– Wholesale stores and outlets: you may find sharply marked down sale items, or get free supplies like plastic and paper bags that have been used to ship items and are not needed any more. Sometimes outlets will even discard unsold merchandise. Yes, some companies will throw away unsold merchandise (incl. clothing, food), because it may cost too much to dispose or recycle the items otherwise. Make it easy for them to donate to your group and you may make a big difference in your group’s budget.
– Other charitable groups: maybe there is another charitable group you can share resources with, even if it’s just display tables for a fundraising event.
– Your local Freecycle group: sign up for your local Freecycle group and see if you can get any items that will help your cause, or if you can trade items you don’t need. Like any other site that offers free items, be careful who you’re dealing with. The group’s manager may not scrutinize new members or not manage the group very well which can make using your local Freecycle group challenging. It may be worth a try though, especially if you need specific items on a regular basis.
– Try Listia: a website that works like eBay but without the exchange of money. List items you don’t need to receive credits which you can then use to ‘buy’ items you need. Granted, Listia offers lots of collectibles and other small items, but there are also electronics like DVD players, cameras, computers and small furniture. You currently get 450 free points for signing up.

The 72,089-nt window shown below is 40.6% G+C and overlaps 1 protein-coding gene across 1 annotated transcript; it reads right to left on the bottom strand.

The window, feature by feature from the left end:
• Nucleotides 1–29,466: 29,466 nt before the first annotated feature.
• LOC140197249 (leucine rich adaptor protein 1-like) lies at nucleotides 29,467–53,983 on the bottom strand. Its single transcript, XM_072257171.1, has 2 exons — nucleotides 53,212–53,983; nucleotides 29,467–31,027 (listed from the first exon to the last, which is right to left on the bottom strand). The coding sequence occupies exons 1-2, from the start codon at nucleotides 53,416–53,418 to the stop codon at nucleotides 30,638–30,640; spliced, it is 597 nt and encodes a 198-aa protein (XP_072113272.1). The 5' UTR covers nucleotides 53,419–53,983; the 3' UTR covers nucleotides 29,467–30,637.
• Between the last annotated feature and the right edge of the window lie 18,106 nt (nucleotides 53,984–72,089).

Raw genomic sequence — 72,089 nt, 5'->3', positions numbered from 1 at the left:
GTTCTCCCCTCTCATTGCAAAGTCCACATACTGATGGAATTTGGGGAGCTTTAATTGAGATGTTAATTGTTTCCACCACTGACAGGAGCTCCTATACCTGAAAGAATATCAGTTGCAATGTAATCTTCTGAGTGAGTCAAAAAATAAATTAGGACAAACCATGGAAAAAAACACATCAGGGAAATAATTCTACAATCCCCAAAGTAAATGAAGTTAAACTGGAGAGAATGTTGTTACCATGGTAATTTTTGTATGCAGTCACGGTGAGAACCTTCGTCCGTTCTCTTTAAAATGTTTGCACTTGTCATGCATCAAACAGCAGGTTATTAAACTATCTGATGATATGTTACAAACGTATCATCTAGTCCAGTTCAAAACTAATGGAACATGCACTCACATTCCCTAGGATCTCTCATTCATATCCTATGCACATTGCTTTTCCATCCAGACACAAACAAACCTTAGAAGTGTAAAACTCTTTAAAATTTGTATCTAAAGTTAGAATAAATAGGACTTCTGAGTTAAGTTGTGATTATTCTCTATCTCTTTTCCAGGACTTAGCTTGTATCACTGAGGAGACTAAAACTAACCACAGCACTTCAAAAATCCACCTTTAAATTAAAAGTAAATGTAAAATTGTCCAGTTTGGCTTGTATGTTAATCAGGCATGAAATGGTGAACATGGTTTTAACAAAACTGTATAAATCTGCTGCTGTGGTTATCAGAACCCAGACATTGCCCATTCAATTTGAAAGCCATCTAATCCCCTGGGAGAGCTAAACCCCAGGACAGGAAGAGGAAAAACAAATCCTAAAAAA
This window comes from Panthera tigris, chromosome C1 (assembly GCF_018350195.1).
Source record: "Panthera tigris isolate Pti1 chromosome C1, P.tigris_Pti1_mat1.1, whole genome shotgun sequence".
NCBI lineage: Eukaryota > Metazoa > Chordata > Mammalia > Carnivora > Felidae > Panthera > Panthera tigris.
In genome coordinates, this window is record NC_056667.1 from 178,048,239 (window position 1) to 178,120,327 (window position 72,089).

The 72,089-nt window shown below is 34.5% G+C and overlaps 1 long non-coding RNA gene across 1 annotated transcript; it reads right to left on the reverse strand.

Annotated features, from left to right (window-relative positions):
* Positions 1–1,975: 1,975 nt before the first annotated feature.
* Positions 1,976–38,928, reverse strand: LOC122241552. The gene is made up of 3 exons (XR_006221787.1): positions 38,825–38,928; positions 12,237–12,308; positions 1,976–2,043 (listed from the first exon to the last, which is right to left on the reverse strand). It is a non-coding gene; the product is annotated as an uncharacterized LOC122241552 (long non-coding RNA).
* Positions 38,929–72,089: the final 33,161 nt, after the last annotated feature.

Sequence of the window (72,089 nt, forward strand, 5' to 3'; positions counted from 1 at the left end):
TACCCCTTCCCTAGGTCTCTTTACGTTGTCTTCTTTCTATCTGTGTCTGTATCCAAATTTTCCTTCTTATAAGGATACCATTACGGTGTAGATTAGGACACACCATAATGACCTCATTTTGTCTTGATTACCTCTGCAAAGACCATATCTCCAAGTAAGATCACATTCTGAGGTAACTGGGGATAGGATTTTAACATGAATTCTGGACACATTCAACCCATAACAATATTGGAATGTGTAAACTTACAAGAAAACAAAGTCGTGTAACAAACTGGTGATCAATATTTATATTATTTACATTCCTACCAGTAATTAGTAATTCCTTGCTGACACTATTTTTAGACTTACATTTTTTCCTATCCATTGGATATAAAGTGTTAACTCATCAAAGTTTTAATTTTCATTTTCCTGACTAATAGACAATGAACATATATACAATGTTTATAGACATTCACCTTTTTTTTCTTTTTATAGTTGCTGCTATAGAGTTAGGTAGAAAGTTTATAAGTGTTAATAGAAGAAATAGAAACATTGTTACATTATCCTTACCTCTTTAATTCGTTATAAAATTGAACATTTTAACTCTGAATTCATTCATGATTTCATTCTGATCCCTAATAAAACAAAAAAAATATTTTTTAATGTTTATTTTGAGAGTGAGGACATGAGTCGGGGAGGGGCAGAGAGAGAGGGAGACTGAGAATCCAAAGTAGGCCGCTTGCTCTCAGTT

– Individuals: one of the most popular in-kind donations are food items which are often asked for from individuals. But supporters maybe be more than happy to donate other items as well. If you advertise your need on your website, your email list or a local newspaper, someone may come forward with the item(s) you’ve been asking for.
You could also ask for professional services as in-kind donations. Accountants, tax professionals and consultants may be willing to donate their time and services to help you out.
– GrassRoots.org: Grassroots.org provides web services like hosting, web design and consultations to non-profits.
– Volunteer sites: You could try volunteer sites like Idealist.org or Volunteermatch.org to not just find volunteers, but also to find someone who might donate their professional services.
Other places for finding free or low-cost items: any outlet store, restaurants, local contractors and builders for residential homes, designers, auctions, public sales of abandoned storage spaces, local classifieds, paint stores.
What sort of in-kind donations you can ask for
This will depend much on what your cause is, but some items (like gift cards) are universally useful:
– Universal: coupons, gift cards (even $5), tickets/passes to events (for auctions), empty ink cartridges
– To help individuals: clothing new and gently used, school supplies, furniture, tools and supplies for home repair, toys, housewares, pet food, professional services
– For your office: paper, pens, pencils, trash bags, computer, printer, paint, professional services
There may be items for in-kind donations that you haven’t thought of yet: Find out what kind of manufacturers are nearby, browse a Freecycle group, or post an ‘open’ request on your website and your other communications. Someone may want to donate a valuable item and need help determining its value (get official appraisal), or transporting it to you.
For more tips on in-kind donations, please click over to part 2.
What are some in-kind donations you have received? Where have you been able to get valuable in-kind donations? Please share with us and leave your answer in the comments below!